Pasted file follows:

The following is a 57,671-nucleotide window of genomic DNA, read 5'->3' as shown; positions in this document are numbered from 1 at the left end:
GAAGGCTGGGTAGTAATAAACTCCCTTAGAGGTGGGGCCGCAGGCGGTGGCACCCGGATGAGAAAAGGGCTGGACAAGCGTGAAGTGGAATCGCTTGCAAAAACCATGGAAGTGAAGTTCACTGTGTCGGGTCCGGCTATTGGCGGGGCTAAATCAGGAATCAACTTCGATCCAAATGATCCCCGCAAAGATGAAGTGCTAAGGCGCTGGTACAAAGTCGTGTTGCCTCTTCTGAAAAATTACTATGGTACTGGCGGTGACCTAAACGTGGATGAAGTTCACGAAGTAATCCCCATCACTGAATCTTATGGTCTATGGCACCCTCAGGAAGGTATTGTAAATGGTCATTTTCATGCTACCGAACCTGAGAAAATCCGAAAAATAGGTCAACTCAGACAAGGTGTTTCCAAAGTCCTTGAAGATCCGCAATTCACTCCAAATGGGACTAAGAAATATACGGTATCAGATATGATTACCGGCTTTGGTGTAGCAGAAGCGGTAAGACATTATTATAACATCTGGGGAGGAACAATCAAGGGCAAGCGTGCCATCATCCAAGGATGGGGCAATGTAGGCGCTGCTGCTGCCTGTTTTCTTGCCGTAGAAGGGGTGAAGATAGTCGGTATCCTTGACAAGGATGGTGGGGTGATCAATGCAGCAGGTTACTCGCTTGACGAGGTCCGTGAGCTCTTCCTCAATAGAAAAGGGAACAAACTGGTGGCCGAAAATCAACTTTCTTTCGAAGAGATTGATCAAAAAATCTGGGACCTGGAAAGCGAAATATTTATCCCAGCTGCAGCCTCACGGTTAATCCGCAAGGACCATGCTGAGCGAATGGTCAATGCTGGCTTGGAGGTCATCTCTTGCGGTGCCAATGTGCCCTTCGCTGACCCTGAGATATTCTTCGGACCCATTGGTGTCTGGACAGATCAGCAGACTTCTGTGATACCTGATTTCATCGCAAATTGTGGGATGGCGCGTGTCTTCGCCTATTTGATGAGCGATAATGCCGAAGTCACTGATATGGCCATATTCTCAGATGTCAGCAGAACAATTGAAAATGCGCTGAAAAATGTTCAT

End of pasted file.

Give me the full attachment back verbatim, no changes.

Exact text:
The following is a 57,671-nucleotide window of genomic DNA, read 5'->3' as shown; positions in this document are numbered from 1 at the left end:
GAAGGCTGGGTAGTAATAAACTCCCTTAGAGGTGGGGCCGCAGGCGGTGGCACCCGGATGAGAAAAGGGCTGGACAAGCGTGAAGTGGAATCGCTTGCAAAAACCATGGAAGTGAAGTTCACTGTGTCGGGTCCGGCTATTGGCGGGGCTAAATCAGGAATCAACTTCGATCCAAATGATCCCCGCAAAGATGAAGTGCTAAGGCGCTGGTACAAAGTCGTGTTGCCTCTTCTGAAAAATTACTATGGTACTGGCGGTGACCTAAACGTGGATGAAGTTCACGAAGTAATCCCCATCACTGAATCTTATGGTCTATGGCACCCTCAGGAAGGTATTGTAAATGGTCATTTTCATGCTACCGAACCTGAGAAAATCCGAAAAATAGGTCAACTCAGACAAGGTGTTTCCAAAGTCCTTGAAGATCCGCAATTCACTCCAAATGGGACTAAGAAATATACGGTATCAGATATGATTACCGGCTTTGGTGTAGCAGAAGCGGTAAGACATTATTATAACATCTGGGGAGGAACAATCAAGGGCAAGCGTGCCATCATCCAAGGATGGGGCAATGTAGGCGCTGCTGCTGCCTGTTTTCTTGCCGTAGAAGGGGTGAAGATAGTCGGTATCCTTGACAAGGATGGTGGGGTGATCAATGCAGCAGGTTACTCGCTTGACGAGGTCCGTGAGCTCTTCCTCAATAGAAAAGGGAACAAACTGGTGGCCGAAAATCAACTTTCTTTCGAAGAGATTGATCAAAAAATCTGGGACCTGGAAAGCGAAATATTTATCCCAGCTGCAGCCTCACGGTTAATCCGCAAGGACCATGCTGAGCGAATGGTCAATGCTGGCTTGGAGGTCATCTCTTGCGGTGCCAATGTGCCCTTCGCTGACCCTGAGATATTCTTCGGACCCATTGGTGTCTGGACAGATCAGCAGACTTCTGTGATACCTGATTTCATCGCAAATTGTGGGATGGCGCGTGTCTTCGCCTATTTGATGAGCGATAATGCCGAAGTCACTGATATGGCCATATTCTCAGATGTCAGCAGAACAATTGAAAATGCGCTGAAAAATGTTCAT